Graphic design is sold in a similar way. At the most basic level most clients hire graphic designers because they believe good design will boost sales. However, at the end of the day, I can design a great ad or a great package that makes a product more enticing but if the product is bad then the public will eventually find out and word will spread. Organizations need to be real and focus their energy into doing the things they tell the the public they do. This doesn't mean that design has no value. Design is about how a brand engages with their customers and vice versa. If a customer, connects to you on a visual level they are more likely to engage with you further and "potentially" spend money with you. I see social media in the same way but social media allows for a deeper intellectual connection.

    When I first started using Twitter, my intention was to generate sales and blog hits for my business through social engagement. I would still love for that to happen but I realize that this may not be realistic based on what I said previously. I now see social media's value as a way to build brand awareness through relationships that I have nurtured in the CoC's you discussed. Not everyone wants to buy my product but most people in my network are at least aware of it, and know that there is a person behind the product whom they connect with. As a result, I've met some great folks that I either have worked with or plan to work with in the future that I never knew existed before Twitter. In my opinion, there's value in that, that possibly doesn't need to be quantified.

    1. Its interesting to see the varied responses I have received thus far and to your thoughts, I do not disagree that social media as a tool is not currently equipped to do the "selling" per say. I do however look at it from a value proposition standpoint and purely from that aspect, I do believe we need to quantify it. Businesses cannot make decisions on building a brand without knowing what the impact will be - so in the traditional world its not just about how many eyeballs I have on an ad, but more about purchase intention (6 out of 10 are now more inclined to buy my product and 3 out of 10 will do so in the next 30 days). There is a cost vs benefit analysis that can be attributed to this quite simply.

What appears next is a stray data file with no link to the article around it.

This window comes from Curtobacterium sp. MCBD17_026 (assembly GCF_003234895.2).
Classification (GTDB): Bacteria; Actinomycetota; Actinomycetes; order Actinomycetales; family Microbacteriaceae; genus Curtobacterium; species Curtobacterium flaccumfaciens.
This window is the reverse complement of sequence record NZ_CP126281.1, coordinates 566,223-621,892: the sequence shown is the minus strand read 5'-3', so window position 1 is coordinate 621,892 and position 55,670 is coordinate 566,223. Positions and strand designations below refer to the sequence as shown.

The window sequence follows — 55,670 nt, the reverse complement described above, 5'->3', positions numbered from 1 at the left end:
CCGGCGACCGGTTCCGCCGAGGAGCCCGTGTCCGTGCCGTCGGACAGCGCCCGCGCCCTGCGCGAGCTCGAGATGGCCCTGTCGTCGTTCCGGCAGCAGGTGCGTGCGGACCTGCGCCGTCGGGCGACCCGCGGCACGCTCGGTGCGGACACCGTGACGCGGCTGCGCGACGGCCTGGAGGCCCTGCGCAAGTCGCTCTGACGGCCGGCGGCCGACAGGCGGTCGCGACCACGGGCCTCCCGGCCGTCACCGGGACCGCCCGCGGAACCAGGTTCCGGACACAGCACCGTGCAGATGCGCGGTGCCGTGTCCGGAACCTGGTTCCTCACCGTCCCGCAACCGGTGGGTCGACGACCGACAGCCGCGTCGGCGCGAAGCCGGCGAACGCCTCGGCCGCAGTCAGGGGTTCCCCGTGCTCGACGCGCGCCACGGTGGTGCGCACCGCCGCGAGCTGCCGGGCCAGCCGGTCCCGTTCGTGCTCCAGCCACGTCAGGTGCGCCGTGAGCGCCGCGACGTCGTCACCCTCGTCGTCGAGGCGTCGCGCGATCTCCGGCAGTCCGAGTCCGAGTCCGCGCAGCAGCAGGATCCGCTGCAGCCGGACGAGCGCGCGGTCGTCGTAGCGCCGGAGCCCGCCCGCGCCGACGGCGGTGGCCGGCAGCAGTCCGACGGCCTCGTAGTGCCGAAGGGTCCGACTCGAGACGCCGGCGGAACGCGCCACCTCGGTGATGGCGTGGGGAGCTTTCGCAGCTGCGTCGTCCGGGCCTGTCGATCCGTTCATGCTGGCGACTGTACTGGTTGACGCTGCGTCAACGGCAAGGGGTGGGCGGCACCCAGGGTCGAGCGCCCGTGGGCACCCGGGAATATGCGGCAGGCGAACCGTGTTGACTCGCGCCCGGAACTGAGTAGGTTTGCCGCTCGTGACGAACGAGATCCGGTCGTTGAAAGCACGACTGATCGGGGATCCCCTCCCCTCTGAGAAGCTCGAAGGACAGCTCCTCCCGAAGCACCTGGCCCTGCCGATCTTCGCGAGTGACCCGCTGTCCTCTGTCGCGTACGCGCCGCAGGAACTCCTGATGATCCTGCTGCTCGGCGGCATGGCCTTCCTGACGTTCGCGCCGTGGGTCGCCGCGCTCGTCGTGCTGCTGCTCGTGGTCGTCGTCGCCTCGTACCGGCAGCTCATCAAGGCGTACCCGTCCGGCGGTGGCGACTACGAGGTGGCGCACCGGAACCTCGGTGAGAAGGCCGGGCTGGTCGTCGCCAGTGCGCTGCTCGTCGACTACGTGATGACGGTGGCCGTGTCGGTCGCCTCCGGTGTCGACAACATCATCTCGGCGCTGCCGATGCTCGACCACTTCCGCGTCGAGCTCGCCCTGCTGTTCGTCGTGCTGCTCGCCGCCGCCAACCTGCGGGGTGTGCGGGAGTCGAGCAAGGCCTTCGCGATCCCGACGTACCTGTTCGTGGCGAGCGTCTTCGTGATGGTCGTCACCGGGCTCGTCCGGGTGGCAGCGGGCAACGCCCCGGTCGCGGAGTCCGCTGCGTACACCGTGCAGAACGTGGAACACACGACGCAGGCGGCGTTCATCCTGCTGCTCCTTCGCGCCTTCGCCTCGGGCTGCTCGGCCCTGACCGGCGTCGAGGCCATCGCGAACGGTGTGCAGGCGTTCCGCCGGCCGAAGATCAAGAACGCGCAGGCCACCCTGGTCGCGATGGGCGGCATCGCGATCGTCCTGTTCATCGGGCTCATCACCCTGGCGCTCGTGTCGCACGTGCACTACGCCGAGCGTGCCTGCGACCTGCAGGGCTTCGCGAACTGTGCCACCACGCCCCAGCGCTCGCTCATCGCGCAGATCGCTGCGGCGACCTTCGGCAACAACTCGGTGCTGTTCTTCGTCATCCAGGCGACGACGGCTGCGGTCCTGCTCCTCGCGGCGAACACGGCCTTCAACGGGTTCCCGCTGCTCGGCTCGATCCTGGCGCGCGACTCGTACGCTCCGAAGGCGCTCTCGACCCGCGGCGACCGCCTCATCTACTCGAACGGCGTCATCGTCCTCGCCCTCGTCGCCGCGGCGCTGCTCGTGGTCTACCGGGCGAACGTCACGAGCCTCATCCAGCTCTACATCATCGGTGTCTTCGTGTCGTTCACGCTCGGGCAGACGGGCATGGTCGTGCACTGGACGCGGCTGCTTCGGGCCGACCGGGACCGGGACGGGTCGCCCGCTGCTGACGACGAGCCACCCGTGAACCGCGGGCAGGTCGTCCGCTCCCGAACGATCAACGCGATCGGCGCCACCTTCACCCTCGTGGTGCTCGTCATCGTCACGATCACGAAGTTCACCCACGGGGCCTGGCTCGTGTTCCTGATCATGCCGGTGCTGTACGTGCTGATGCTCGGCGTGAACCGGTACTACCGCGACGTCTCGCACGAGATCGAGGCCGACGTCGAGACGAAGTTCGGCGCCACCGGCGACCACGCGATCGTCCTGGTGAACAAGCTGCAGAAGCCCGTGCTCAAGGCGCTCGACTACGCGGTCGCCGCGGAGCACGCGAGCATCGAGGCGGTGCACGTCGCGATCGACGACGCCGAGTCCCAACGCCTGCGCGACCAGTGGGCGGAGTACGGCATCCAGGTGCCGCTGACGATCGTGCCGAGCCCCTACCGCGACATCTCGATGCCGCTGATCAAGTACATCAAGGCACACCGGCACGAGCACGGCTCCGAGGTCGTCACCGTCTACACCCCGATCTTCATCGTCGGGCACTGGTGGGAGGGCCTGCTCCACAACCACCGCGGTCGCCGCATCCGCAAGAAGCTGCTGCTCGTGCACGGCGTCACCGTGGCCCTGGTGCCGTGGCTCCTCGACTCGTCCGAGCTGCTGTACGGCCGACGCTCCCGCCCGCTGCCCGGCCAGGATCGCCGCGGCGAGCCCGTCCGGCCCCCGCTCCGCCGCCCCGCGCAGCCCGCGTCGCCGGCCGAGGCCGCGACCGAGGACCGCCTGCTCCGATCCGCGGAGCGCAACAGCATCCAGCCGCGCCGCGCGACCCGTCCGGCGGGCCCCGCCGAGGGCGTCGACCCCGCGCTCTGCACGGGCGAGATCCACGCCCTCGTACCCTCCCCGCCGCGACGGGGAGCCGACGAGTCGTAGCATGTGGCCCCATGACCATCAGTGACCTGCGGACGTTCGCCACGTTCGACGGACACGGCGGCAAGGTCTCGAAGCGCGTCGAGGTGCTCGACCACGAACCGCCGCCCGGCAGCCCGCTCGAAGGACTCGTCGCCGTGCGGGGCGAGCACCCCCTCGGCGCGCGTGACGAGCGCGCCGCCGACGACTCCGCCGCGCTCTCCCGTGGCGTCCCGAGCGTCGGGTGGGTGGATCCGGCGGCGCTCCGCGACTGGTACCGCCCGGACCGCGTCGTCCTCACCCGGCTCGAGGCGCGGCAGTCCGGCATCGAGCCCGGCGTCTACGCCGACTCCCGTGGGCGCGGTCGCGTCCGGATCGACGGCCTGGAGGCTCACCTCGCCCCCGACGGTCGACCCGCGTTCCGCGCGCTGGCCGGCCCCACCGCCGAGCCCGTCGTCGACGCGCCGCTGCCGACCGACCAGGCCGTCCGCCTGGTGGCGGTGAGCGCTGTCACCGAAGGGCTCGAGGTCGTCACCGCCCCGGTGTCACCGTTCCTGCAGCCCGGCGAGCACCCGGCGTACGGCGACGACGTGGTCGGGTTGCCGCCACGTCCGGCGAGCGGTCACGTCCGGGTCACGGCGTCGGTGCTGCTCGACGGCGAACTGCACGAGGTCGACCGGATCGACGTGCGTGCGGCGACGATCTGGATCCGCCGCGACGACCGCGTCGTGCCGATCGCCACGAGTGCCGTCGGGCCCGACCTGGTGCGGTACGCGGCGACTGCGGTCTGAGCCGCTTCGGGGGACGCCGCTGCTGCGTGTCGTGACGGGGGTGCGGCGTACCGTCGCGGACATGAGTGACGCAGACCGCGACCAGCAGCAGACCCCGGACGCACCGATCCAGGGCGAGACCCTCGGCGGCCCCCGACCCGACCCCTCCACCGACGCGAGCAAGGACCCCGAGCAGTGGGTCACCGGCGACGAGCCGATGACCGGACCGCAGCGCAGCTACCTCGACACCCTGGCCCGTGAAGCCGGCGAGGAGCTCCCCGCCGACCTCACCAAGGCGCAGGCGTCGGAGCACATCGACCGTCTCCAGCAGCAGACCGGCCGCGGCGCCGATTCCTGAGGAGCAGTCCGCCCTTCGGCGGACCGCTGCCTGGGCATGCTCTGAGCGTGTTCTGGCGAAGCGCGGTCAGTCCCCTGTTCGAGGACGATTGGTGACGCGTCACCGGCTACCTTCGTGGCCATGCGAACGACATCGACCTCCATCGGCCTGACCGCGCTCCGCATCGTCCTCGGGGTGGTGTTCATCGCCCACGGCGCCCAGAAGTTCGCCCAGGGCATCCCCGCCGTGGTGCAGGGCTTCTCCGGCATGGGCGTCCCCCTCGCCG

I do agree that social media as a whole is an engagement platform; I guess my point is that it is being sold as a commerce vehicle by "gaming" the social network constructs. Favourite your own posts, or promote one developed by a client to receive enough traction via the search mechanisms and/or get the social influencers to retweet or like your post or worse yet have a gimmicky campaign where you tell folks to follow you and you will follow them back, etc.

      To me the value proposition needs to be clear and businesses need to see value generated from their social strategies. I do not agree with the value propositions being proposed by the social gurus these days in that the # of likes or the # of followers equate to a brand association/loyalty as it truly does not.

      To take your point on graphic design, as you know, I do also have an entity that dabbles in marketing/communications/design/PRstrategies and although I do not hail from that world directly, I firmly believe that if we cannot show the value proposition of a campaign or a design strategy, it is good art but not commercialy viable to be considered in-part or whole a strategy. I was fortunate enough to get this quote from David Ogilvy who in short said "if it doesn't sell it isn't creative".

      Thanks for the feedback Duane.